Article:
I knew this storm was coming. We’ve got a good ship and a good crew and we’re going to hunker down and ride the storm out. Then we’ll come out and see what’s broken and then start looking toward the future. And hopefully that means there’s a lot of white space in front of us, and we’re excited about that.
Asheville, in particular, is known as a “support-local” town. How do you think this acquisition is going to change how the local community views Wicked Weed?
I think Wicked Weed has been a very positive thing for Asheville. We’re the second-largest tourist destination in town — we draw over 750,000 visitors every year to our pub. That’s a lot of volume for hotels and restaurants and boutiques. That’s a good thing, and I don’t think that’s going to change. I don’t think the beer scene here is going to change.
We’re very involved in the community as far as working with local charities. It’s been a big part of our company. Rick and Denise have been involved in philanthropy in the city for over 30 years now, and we’re very engaged with a lot of the nonprofits we support.
So for us, this is a move not to take Asheville out of Wicked Weed, but it’s to make Wicked Weed more a part of Asheville — to be able to have more resources, to create more jobs, and have a bigger impact on the community that we love. So I think in the end this is going to be a great thing for our city.
Are there going to be some locals who aren’t super happy about our decision? Absolutely. But those people, like all of our passionate fans throughout the country, if they weren’t upset about this, that would mean they didn’t care. And that would hurt me more than them being upset. I think over time, we’re going to win them back because we’re the same people, the same brewers, and we’re not going anywhere. We’re just going to be a better version of ourselves in the future.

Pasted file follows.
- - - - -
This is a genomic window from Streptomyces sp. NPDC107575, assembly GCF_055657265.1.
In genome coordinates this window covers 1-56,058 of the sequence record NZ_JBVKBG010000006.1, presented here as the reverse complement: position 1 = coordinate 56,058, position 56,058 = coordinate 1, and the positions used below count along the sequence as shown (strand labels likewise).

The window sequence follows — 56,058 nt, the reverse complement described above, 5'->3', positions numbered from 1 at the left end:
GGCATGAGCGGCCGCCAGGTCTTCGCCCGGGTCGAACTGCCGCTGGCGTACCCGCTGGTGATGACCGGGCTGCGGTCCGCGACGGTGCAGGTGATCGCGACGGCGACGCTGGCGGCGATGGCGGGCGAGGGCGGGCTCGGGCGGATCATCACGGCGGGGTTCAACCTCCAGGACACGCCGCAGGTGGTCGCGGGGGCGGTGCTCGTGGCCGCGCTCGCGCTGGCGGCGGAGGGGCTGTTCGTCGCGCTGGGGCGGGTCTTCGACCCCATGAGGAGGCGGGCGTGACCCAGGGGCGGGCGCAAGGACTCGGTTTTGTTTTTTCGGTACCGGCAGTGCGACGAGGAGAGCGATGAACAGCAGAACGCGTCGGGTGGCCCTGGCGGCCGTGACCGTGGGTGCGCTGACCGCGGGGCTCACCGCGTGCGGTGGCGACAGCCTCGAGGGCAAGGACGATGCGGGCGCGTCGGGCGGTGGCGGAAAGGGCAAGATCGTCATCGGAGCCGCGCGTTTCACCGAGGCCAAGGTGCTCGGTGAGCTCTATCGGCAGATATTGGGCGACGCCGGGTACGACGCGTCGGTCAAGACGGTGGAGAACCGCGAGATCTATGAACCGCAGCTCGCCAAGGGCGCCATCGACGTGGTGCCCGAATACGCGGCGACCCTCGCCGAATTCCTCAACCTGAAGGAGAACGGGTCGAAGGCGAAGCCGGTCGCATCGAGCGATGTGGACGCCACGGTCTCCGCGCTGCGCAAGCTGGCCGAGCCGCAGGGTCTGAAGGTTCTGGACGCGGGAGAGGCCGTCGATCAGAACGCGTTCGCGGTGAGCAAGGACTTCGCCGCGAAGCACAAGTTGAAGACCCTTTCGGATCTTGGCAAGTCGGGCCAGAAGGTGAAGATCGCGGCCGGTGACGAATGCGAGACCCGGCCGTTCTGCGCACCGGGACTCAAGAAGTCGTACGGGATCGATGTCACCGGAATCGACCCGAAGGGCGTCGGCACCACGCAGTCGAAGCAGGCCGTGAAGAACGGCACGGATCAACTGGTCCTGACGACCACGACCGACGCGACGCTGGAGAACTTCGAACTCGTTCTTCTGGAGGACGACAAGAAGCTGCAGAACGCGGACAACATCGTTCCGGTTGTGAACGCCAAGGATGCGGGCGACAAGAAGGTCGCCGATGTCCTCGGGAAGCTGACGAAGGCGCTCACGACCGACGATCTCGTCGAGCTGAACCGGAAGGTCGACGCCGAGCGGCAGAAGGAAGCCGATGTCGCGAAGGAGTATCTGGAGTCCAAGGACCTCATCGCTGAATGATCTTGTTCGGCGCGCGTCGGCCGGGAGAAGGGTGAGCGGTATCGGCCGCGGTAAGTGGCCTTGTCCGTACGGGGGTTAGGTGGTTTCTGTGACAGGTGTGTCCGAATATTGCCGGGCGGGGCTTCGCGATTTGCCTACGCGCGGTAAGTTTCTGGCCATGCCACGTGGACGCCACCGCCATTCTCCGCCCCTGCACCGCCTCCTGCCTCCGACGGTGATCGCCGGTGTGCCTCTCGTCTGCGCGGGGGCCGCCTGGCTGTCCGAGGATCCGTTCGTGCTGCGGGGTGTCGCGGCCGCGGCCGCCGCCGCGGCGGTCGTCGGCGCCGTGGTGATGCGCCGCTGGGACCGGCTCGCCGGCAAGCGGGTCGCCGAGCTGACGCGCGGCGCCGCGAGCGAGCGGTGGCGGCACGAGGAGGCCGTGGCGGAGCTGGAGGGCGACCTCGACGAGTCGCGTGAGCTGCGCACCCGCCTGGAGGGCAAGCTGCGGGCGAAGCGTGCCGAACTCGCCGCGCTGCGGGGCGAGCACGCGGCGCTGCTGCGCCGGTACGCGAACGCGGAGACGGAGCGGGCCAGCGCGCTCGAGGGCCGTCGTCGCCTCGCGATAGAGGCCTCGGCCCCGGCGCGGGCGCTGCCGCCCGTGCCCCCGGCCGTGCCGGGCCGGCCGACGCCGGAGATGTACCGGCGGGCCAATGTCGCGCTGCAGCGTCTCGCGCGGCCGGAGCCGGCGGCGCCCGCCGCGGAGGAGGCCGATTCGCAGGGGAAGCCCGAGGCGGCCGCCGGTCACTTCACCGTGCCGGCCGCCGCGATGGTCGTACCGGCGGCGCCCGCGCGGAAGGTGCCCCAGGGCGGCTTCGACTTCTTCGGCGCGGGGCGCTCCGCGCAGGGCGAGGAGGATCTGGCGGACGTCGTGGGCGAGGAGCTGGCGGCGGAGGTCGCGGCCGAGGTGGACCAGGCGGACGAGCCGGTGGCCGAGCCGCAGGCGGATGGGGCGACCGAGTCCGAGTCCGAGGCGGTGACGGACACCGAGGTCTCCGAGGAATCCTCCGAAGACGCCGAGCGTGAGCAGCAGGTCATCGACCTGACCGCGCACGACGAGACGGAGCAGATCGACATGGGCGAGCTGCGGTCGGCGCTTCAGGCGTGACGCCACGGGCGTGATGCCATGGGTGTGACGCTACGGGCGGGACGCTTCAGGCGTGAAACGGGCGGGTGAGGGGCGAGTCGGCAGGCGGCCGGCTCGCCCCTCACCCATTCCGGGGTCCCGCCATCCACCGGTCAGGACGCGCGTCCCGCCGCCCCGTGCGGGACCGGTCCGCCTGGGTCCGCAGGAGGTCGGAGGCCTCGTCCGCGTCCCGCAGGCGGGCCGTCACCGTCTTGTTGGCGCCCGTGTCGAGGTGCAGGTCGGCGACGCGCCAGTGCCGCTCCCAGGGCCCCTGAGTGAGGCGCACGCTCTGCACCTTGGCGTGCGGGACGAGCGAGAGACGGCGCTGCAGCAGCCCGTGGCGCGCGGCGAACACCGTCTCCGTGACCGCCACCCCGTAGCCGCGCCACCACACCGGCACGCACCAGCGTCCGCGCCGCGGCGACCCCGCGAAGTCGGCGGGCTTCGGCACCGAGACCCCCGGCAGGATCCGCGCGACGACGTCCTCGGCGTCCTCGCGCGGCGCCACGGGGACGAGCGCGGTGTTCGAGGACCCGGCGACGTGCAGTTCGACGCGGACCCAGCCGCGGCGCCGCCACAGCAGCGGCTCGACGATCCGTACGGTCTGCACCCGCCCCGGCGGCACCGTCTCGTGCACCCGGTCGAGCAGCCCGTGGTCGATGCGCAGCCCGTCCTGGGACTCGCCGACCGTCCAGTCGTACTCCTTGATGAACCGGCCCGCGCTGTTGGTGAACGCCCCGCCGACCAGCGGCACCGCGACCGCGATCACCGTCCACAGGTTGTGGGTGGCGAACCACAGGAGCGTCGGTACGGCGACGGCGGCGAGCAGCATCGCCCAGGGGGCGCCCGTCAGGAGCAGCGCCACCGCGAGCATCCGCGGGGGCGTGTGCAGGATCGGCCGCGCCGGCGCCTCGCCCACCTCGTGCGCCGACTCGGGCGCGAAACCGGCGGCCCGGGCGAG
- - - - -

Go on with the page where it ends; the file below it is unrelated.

I’ve talked to a lot of brewers over the last couple of days who were planning to participate in the Funkatorium Invitational. And now almost all of them have backed out. Are you still going forward with the festival?
Yeah absolutely. The festival is about the beers we produce and it’s about the people who come to it, and celebrating mixed culture fermentation and sour beer. It’s an art form and a piece of the craft space that I obviously am a big part of and believe in. And it was about bringing all of those people together, bringing all of my friends together, so that we can celebrate the craft that we have, form friendships, talk about the future, talk about new techniques, talk about how consumers are looking at the beer we’re producing, and how we can communicate better with them.
But in the end, it’s not about Wicked Weed. It’s not about AB-InBev. It’s about raising money for charity, the Eblen-Kimmel Charities, that does a lot of good helping the less fortunate in this community. Feeding and clothing and making sure they can keep the lights on in the winter. And 100 percent of the profits of the festival go to that. That’s the point of this thing — taking care of the people in our community is the most important thing for this company.
So we’re going to make this festival happen no matter what. I hope that a lot of my friends in the industry can see past these moments and see past AB, and see past our decision. And we can celebrate a moment when we can just all come together and be okay being friends and talk about our lives and what we’re doing and raise a lot of money for a really good cause.